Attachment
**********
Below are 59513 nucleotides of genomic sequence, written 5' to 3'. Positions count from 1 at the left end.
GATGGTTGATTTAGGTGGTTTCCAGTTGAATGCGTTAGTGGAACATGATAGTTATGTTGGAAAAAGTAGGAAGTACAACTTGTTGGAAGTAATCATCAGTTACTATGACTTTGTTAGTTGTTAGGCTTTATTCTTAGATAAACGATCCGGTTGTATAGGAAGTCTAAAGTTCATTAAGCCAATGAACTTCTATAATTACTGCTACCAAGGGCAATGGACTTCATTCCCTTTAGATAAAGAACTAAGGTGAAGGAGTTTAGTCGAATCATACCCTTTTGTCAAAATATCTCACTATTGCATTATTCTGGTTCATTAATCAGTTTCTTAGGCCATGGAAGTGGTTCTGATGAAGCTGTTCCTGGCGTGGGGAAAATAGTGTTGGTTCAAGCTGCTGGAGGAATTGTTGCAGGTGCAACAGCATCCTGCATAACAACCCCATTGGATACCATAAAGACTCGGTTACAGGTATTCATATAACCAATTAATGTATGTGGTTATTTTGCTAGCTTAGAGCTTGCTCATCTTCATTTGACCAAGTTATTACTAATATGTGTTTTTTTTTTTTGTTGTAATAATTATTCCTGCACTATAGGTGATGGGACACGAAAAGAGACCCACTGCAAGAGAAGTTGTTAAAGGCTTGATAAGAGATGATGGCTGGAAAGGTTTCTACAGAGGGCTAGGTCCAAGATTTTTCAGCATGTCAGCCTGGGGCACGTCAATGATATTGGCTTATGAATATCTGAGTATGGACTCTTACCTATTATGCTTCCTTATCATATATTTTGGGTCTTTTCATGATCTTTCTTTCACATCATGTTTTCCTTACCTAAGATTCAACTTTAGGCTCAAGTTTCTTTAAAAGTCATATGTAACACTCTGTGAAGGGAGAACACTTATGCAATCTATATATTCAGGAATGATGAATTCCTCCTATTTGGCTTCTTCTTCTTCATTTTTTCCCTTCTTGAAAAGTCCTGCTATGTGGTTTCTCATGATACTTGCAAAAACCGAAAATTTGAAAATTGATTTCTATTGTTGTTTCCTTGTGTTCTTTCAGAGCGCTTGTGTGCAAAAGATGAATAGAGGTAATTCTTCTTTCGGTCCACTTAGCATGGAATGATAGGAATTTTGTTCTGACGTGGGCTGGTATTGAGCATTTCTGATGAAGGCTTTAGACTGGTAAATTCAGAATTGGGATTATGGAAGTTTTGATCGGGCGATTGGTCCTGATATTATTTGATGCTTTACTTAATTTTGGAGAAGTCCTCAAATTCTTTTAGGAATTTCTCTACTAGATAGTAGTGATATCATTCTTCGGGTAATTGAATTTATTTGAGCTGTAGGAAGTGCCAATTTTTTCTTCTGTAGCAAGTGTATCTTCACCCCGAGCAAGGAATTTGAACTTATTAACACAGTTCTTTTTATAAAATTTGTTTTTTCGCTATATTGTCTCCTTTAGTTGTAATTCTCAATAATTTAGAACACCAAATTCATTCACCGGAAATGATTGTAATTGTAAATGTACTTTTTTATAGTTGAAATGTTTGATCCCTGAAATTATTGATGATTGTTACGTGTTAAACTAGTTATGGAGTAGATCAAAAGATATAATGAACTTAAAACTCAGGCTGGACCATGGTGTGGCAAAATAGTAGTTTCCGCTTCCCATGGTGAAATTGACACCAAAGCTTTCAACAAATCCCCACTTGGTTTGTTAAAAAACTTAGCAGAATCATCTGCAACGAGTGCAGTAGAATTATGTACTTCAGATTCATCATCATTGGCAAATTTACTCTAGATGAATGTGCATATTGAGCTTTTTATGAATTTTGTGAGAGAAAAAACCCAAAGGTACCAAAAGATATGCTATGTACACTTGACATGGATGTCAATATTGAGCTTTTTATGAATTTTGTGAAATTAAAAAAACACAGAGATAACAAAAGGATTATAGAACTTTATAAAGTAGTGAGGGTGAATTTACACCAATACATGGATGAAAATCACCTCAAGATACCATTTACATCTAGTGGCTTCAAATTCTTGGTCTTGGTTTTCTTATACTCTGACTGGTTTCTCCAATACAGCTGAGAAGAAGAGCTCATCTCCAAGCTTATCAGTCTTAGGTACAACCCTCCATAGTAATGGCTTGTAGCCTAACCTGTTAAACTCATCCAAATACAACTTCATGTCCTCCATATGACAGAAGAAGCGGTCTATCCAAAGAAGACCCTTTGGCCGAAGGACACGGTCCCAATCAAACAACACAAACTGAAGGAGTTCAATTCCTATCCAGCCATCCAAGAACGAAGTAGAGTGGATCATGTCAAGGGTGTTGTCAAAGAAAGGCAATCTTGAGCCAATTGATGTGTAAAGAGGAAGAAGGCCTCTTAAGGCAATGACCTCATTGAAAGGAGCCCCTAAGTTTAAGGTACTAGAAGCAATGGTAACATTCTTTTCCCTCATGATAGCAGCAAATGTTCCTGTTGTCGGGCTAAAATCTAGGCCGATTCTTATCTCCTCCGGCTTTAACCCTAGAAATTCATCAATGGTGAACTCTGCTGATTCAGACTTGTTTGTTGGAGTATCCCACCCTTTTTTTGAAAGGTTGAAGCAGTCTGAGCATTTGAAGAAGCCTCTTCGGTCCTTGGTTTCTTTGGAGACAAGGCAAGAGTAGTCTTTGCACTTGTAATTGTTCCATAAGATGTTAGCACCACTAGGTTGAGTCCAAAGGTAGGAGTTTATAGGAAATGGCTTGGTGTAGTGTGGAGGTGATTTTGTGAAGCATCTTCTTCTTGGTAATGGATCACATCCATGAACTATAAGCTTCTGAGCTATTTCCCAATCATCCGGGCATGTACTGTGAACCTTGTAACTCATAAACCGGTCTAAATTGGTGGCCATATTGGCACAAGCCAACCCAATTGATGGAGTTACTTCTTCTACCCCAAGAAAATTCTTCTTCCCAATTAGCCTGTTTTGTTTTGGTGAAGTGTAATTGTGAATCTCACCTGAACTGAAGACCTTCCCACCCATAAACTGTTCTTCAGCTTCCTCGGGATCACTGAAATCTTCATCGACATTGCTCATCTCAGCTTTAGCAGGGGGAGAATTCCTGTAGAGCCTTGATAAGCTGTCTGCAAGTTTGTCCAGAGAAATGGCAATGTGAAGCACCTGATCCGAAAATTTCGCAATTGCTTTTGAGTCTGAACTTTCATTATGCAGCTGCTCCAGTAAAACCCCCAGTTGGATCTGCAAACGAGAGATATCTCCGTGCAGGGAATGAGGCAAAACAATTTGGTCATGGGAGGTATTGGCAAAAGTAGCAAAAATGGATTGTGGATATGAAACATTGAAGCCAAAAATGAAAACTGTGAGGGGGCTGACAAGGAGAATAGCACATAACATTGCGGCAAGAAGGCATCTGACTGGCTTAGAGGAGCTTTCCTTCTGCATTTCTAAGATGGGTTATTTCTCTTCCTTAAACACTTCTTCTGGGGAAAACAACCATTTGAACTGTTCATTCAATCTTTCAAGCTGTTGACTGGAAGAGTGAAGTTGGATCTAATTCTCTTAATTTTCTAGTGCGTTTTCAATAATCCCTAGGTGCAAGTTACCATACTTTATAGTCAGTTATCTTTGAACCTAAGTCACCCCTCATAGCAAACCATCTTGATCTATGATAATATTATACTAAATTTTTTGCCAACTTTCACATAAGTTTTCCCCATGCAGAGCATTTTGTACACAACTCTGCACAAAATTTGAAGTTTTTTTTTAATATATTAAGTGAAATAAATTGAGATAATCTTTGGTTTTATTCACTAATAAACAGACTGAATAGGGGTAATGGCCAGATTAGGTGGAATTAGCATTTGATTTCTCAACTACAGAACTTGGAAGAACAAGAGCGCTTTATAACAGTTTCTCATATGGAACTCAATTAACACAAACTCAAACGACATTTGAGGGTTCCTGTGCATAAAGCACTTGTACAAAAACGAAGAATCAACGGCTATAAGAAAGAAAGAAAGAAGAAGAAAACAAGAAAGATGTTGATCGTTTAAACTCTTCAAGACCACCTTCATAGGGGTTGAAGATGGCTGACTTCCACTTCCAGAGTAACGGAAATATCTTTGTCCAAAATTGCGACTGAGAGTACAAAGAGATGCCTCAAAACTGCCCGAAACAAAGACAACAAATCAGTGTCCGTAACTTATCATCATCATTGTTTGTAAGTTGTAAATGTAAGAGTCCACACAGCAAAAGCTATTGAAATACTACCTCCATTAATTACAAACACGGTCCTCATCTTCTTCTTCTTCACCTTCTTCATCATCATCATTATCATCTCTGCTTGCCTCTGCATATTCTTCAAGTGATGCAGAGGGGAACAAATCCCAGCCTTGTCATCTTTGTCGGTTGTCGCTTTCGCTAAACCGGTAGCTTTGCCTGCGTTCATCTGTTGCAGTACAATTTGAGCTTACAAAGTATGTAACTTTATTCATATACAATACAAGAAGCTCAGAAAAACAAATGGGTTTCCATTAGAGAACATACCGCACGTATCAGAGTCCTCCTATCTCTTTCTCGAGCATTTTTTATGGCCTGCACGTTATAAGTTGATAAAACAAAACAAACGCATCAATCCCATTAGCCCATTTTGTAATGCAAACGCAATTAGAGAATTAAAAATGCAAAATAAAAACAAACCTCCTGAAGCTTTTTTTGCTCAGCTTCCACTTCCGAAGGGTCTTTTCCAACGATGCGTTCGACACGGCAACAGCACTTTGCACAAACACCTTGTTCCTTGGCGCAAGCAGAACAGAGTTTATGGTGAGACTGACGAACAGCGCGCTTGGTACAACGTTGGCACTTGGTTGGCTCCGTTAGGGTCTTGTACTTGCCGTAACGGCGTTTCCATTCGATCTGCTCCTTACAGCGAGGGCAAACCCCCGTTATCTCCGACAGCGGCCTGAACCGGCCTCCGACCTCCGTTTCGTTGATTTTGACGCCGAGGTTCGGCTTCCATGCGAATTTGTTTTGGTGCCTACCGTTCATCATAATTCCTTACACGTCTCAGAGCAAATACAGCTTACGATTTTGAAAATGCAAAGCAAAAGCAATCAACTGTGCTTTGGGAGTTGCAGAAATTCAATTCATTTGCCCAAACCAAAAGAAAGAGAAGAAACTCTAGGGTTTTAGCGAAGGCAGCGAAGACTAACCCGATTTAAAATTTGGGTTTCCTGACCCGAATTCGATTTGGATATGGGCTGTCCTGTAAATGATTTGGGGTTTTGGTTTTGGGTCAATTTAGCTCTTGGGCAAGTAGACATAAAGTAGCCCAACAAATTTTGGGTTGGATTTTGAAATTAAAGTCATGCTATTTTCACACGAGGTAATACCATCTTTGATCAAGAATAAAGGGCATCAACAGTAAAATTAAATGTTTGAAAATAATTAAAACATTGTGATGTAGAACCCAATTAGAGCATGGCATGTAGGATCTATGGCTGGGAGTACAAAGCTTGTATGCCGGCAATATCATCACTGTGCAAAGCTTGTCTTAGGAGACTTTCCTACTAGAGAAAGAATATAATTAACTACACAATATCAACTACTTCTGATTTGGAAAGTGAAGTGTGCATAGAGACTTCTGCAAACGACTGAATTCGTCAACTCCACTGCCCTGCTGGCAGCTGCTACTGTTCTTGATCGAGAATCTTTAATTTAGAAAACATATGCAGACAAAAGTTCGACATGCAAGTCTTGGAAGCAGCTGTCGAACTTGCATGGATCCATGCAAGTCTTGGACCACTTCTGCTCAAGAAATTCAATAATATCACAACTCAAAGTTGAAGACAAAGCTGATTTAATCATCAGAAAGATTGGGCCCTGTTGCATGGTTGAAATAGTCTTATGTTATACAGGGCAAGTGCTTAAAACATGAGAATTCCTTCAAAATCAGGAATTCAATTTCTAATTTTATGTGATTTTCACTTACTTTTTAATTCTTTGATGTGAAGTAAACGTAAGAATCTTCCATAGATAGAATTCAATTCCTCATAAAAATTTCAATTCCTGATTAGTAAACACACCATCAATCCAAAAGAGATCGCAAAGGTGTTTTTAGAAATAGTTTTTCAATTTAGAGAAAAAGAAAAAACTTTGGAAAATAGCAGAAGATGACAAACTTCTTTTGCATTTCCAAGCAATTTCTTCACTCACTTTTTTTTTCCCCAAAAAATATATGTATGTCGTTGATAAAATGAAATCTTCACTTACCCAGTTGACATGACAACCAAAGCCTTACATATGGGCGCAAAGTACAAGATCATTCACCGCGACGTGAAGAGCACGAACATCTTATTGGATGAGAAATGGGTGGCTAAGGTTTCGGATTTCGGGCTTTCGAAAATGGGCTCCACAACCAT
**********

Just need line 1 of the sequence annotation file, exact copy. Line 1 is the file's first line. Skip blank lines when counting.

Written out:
Below are 59513 nucleotides of genomic sequence, written 5' to 3'. Positions count from 1 at the left end.